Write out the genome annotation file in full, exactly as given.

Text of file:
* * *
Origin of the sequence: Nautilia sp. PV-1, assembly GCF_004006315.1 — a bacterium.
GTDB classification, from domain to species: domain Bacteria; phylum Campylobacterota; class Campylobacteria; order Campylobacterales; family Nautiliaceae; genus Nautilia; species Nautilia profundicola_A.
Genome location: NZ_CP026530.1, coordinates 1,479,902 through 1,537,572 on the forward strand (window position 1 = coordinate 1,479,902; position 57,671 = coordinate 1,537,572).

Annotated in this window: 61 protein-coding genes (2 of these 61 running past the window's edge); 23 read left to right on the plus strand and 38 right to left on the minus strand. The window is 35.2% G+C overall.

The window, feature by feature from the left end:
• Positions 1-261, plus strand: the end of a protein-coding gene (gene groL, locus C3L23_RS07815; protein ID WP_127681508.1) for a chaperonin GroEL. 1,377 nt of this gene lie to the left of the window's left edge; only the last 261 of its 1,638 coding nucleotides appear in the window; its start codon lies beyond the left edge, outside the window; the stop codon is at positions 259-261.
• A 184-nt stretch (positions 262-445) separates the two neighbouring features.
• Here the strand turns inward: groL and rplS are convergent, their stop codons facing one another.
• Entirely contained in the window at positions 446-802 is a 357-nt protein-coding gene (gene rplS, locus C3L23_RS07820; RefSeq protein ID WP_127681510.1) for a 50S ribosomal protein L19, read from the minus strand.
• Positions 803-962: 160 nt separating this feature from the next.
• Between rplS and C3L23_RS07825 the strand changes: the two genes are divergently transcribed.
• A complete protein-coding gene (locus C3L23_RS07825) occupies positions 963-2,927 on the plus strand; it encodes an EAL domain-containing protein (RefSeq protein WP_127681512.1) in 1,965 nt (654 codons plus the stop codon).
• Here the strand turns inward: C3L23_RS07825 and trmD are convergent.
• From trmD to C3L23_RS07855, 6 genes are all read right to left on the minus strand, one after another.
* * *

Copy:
Origin of the sequence: Nautilia sp. PV-1, assembly GCF_004006315.1 — a bacterium.
GTDB classification, from domain to species: domain Bacteria; phylum Campylobacterota; class Campylobacteria; order Campylobacterales; family Nautiliaceae; genus Nautilia; species Nautilia profundicola_A.
Genome location: NZ_CP026530.1, coordinates 1,479,902 through 1,537,572 on the forward strand (window position 1 = coordinate 1,479,902; position 57,671 = coordinate 1,537,572).

Annotated in this window: 61 protein-coding genes (2 of these 61 running past the window's edge); 23 read left to right on the plus strand and 38 right to left on the minus strand. The window is 35.2% G+C overall.

The window, feature by feature from the left end:
• Positions 1-261, plus strand: the end of a protein-coding gene (gene groL, locus C3L23_RS07815; protein ID WP_127681508.1) for a chaperonin GroEL. 1,377 nt of this gene lie to the left of the window's left edge; only the last 261 of its 1,638 coding nucleotides appear in the window; its start codon lies beyond the left edge, outside the window; the stop codon is at positions 259-261.
• A 184-nt stretch (positions 262-445) separates the two neighbouring features.
• Here the strand turns inward: groL and rplS are convergent, their stop codons facing one another.
• Entirely contained in the window at positions 446-802 is a 357-nt protein-coding gene (gene rplS, locus C3L23_RS07820; RefSeq protein ID WP_127681510.1) for a 50S ribosomal protein L19, read from the minus strand.
• Positions 803-962: 160 nt separating this feature from the next.
• Between rplS and C3L23_RS07825 the strand changes: the two genes are divergently transcribed.
• A complete protein-coding gene (locus C3L23_RS07825) occupies positions 963-2,927 on the plus strand; it encodes an EAL domain-containing protein (RefSeq protein WP_127681512.1) in 1,965 nt (654 codons plus the stop codon).
• Here the strand turns inward: C3L23_RS07825 and trmD are convergent.
• From trmD to C3L23_RS07855, 6 genes are all read right to left on the minus strand, one after another.